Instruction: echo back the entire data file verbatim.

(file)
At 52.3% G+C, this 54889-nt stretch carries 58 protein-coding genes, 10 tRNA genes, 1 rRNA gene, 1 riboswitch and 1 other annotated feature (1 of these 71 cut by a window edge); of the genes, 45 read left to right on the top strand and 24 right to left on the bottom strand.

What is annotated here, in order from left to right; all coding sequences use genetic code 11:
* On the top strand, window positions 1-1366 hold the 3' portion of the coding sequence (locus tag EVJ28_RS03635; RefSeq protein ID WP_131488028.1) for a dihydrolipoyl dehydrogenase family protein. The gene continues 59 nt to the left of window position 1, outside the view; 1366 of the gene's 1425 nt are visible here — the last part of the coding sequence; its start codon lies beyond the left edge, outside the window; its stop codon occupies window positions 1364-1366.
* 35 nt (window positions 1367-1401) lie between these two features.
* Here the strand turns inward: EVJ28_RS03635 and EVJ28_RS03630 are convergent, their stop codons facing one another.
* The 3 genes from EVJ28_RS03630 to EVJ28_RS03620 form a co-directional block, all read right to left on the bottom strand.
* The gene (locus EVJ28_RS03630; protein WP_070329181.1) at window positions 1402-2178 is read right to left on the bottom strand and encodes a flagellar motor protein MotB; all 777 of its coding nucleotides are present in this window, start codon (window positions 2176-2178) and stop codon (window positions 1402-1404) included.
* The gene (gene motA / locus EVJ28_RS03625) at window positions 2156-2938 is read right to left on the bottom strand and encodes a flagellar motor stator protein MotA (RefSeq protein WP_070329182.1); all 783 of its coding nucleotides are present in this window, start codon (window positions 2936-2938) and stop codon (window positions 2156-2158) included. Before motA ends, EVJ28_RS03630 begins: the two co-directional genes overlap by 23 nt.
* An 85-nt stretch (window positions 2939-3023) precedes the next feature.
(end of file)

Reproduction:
At 52.3% G+C, this 54889-nt stretch carries 58 protein-coding genes, 10 tRNA genes, 1 rRNA gene, 1 riboswitch and 1 other annotated feature (1 of these 71 cut by a window edge); of the genes, 45 read left to right on the top strand and 24 right to left on the bottom strand.

What is annotated here, in order from left to right; all coding sequences use genetic code 11:
* On the top strand, window positions 1-1366 hold the 3' portion of the coding sequence (locus tag EVJ28_RS03635; RefSeq protein ID WP_131488028.1) for a dihydrolipoyl dehydrogenase family protein. The gene continues 59 nt to the left of window position 1, outside the view; 1366 of the gene's 1425 nt are visible here — the last part of the coding sequence; its start codon lies beyond the left edge, outside the window; its stop codon occupies window positions 1364-1366.
* 35 nt (window positions 1367-1401) lie between these two features.
* Here the strand turns inward: EVJ28_RS03635 and EVJ28_RS03630 are convergent, their stop codons facing one another.
* The 3 genes from EVJ28_RS03630 to EVJ28_RS03620 form a co-directional block, all read right to left on the bottom strand.
* The gene (locus EVJ28_RS03630; protein WP_070329181.1) at window positions 1402-2178 is read right to left on the bottom strand and encodes a flagellar motor protein MotB; all 777 of its coding nucleotides are present in this window, start codon (window positions 2176-2178) and stop codon (window positions 1402-1404) included.
* The gene (gene motA / locus EVJ28_RS03625) at window positions 2156-2938 is read right to left on the bottom strand and encodes a flagellar motor stator protein MotA (RefSeq protein WP_070329182.1); all 783 of its coding nucleotides are present in this window, start codon (window positions 2936-2938) and stop codon (window positions 2156-2158) included. Before motA ends, EVJ28_RS03630 begins: the two co-directional genes overlap by 23 nt.
* An 85-nt stretch (window positions 2939-3023) precedes the next feature.